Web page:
As for prints in various tones of blue exclusively, so-called aizurie, a series of probably ten prints issued by the publisher Moriya Jihei is probably the best example. It was issued without any series or print titles, and was comprised of figures, landscapes, and subjects from nature. They are small format koban prints, roughly measuring 227 x 168 mm, as correctly identified in Forrer 1974:127 (however, Steffi Schmidt in her 1971 catalogue [nos 593-99] of the Berlin collection identifies the prints as chūban, giving measurements ranging from 221 to 295 mm height x 164 to 168 width, a quite unlikely variation between prints from the same series, but also the Boston Museum of Fine Arts identifies the prints as chūban in its database, as does Yasuda in his 1971 monograph [p 140], as does Nagata in both his 1985 Nenpu [p 194], and in his 2005 Hokusai exhibition catalogue [cat 343-51]).

Their subjects are A man washing potatoes in a tub; Mōsō finding a fresh bamboo shoot in the snow; Boats passing under rocky cliffs with a moon in the sky; A mountainous landscape with a bridge across a waterfall; Two fish: a halfbeak and a bream, and a crayfish; Two fish: a sole and a kasago, and two ark shell (akagai); Three sparrows and morning glory; A sparrow trying to catch a fly; Plovers flying over waves. That is nine in all, suggesting that there is at least one more design missing, as such small format prints would at least be printed two from an aiban format block. Just found the missing one: A Finch on a hibiscus (MFA 21.10230).*

Indeed, in the 2005 Tokyo National Museum catalogue, the print of three sparrows by a morning glory (350) has been cut so carelessly that it still shows the line where the two prints should have been separated, and even part of the kiwame censorship seal and of the publisher’s mark of Moriya of the other print – so we can know that it was printed together with the design of plovers and waves. As I long ago also possessed myself an uncut sheet from the series, I know that also the designs of two fish and a crayfish and of the man washing potatoes were printed together from the same block.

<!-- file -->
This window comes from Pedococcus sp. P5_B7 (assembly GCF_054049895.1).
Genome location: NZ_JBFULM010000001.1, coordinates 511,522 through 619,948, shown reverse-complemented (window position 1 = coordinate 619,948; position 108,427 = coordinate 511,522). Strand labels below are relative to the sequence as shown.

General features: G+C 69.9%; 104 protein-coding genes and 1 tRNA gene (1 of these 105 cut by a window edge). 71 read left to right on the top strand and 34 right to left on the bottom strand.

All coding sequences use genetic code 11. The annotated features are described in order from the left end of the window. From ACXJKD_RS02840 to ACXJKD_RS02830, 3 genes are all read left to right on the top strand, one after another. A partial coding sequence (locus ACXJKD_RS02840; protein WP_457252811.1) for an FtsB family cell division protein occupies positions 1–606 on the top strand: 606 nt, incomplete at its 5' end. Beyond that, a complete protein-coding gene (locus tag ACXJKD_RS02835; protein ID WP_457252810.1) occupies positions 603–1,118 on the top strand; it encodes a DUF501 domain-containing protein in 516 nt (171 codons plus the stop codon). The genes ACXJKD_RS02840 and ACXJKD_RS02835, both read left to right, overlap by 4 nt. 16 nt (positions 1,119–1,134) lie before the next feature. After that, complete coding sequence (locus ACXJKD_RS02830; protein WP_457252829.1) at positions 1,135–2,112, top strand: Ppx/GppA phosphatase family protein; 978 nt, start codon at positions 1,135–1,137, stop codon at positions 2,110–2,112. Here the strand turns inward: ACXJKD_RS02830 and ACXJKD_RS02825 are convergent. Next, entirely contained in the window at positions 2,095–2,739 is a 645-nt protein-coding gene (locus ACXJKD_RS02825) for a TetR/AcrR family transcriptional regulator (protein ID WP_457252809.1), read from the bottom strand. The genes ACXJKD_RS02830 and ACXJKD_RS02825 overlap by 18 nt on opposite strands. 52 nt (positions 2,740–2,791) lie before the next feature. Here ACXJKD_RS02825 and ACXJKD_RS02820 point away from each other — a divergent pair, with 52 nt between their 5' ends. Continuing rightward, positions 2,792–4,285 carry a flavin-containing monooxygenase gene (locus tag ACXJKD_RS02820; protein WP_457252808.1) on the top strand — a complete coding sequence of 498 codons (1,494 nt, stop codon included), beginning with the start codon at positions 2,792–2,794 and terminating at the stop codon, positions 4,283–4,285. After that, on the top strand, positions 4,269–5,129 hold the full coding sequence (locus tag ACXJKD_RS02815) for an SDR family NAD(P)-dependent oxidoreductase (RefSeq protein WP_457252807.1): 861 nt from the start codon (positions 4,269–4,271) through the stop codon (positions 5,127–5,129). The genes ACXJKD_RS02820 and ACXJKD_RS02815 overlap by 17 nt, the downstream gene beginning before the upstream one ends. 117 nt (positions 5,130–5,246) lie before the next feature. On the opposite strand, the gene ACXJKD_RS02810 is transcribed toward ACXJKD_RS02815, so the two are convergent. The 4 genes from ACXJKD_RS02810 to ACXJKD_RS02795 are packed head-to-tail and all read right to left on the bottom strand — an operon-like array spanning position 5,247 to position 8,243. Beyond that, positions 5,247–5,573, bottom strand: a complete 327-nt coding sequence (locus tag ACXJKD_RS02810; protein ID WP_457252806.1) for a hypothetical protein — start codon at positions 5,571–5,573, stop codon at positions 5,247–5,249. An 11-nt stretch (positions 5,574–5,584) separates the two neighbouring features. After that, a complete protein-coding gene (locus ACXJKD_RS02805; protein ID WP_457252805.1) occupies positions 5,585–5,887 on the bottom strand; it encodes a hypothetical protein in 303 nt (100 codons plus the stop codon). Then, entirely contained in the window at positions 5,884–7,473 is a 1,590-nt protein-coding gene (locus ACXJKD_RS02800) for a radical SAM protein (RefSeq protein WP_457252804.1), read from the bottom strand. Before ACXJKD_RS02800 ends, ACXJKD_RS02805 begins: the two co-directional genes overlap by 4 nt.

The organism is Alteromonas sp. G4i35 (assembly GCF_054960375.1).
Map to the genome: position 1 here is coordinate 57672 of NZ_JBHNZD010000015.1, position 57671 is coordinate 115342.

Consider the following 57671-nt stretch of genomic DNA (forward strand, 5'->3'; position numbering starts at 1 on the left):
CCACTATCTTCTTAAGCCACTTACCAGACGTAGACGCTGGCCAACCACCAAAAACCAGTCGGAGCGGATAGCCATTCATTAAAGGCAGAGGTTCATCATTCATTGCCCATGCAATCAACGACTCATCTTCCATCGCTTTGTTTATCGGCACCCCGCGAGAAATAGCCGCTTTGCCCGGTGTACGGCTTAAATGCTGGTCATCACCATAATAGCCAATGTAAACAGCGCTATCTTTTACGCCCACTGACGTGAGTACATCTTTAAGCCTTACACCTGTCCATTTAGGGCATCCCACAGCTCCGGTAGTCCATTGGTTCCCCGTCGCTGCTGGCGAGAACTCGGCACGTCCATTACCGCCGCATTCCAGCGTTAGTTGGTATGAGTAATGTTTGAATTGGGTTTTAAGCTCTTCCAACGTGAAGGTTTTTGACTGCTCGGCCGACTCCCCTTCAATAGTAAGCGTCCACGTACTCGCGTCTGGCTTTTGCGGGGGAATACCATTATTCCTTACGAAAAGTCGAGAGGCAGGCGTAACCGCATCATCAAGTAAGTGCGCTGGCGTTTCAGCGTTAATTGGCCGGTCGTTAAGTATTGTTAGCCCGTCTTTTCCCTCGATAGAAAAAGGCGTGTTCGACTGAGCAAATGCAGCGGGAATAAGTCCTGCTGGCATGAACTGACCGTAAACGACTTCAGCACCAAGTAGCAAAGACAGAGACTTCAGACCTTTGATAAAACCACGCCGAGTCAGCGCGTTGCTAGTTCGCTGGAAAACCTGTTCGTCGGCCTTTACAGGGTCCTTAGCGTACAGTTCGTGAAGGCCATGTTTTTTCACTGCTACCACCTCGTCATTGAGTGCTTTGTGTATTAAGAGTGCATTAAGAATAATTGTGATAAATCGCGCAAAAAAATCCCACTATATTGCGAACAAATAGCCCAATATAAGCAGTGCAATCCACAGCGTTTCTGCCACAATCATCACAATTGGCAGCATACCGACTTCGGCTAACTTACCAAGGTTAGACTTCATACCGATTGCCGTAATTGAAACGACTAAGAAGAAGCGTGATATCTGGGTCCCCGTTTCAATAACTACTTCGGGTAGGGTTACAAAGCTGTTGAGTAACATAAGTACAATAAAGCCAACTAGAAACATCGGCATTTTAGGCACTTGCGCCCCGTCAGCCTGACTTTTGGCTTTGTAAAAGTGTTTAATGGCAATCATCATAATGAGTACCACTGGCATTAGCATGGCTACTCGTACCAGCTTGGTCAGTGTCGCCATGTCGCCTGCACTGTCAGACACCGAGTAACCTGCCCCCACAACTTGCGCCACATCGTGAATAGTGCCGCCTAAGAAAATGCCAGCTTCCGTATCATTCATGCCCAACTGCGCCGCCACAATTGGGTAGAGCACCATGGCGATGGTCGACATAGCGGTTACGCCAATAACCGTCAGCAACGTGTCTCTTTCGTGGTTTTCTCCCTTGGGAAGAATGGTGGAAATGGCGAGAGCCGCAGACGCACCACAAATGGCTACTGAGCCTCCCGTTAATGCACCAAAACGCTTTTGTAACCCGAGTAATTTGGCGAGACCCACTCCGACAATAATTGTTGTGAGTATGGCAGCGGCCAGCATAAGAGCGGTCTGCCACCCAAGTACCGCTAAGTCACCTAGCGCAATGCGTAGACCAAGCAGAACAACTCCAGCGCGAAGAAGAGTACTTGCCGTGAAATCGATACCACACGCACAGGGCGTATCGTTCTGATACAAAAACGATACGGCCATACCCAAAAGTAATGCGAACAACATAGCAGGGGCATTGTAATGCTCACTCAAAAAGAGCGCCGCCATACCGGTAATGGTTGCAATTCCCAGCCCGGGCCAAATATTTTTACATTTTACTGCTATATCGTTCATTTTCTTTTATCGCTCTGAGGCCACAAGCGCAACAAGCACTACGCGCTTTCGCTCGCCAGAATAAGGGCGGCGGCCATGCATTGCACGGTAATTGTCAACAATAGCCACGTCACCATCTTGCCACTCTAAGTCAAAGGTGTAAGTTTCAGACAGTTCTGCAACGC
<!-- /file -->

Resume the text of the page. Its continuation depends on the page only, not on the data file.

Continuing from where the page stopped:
All of the prints in this series have the signature Saki no Hokusai hitsu (前北斎筆), or “Brush of the Former Hokusai,” combined with various seals. Of these seals, just one is of special interest, reading “Old Man of 72” (Nanajūni-ō), so we can date this series to the year 1831.

A second series of aizurie prints, or rather “printed matter,” is titled A Hundred Views in the Eastern Capital (Tōto hyakkei). As said, they are not exactly prints, but rather printed matter in the format of envelopes to be used for sending notes and brief letters in a nice wrapper, rather than, as was the common practice, just writing the name of the addressee somewhere so the postman could see it. They measure 191 x 51 mm and were published by an unidentified publisher, otherwise known for fans designed by Katsukawa Shunei, Utagawa Kuniyasu, and by Hiroshige.

Cherry Blossoms at Ueno
Yanaka, in between Ueno and Hongo Heights, Private collection, The Netherlands
Nihonbashi from the Art Institute of Chicago Collection
Art Institute of Chicago Collection

At present, we know of nine surviving examples of these envelopes, picturing Nihonbashi, Sumidagawa, Ōhashi, Mimeguri, Ōji, Fukagawa, Shibaura, Yanaka, and Blossoms at Ueno, Ueno no hana. They are signed Hokusai aratame Iitsu ga. Narazaki in his 1944 Hokusai ron (p 374) was probably the first to record the Ōji and Sumida River subjects of this group which he saw in the Miyake Hikojirō collection. Later, Nagata in his 1985 Nenpu would identify the above mentioned nine subjects, all but the Ōji subject in the collection of the National Diet Library. The Nihonbashi envelope is also preserved in the collection of the Art Institute of Chicago, the Shibaura envelope is also preserved in the collection of the Library of Congress, Washington, and the Ueno and Yanaka envelopes are also held in Dutch private collections. Surprisingly, these somewhat luxury ephemera – and that is probably why so few have survived – are the earliest examples of Hokusai working in the aizurie technique, signing his works with the signature Hokusai aratame Iitsu ga. Indeed, it is remarkable that a publisher of such ephemera would make use of the new indigo pigment earlier than his colleagues catering to buyers of prints … to be continued.

*I had wanted to include a picture of one of these prints, but searching the online database of the Ostasiatisches Museum Berlin – that owns seven of these prints, the search for ‘Hokusai’ only yields three Hiroshige prints, two different Hokusai prints, and one Hokkei surimono — or am I doing something stupid?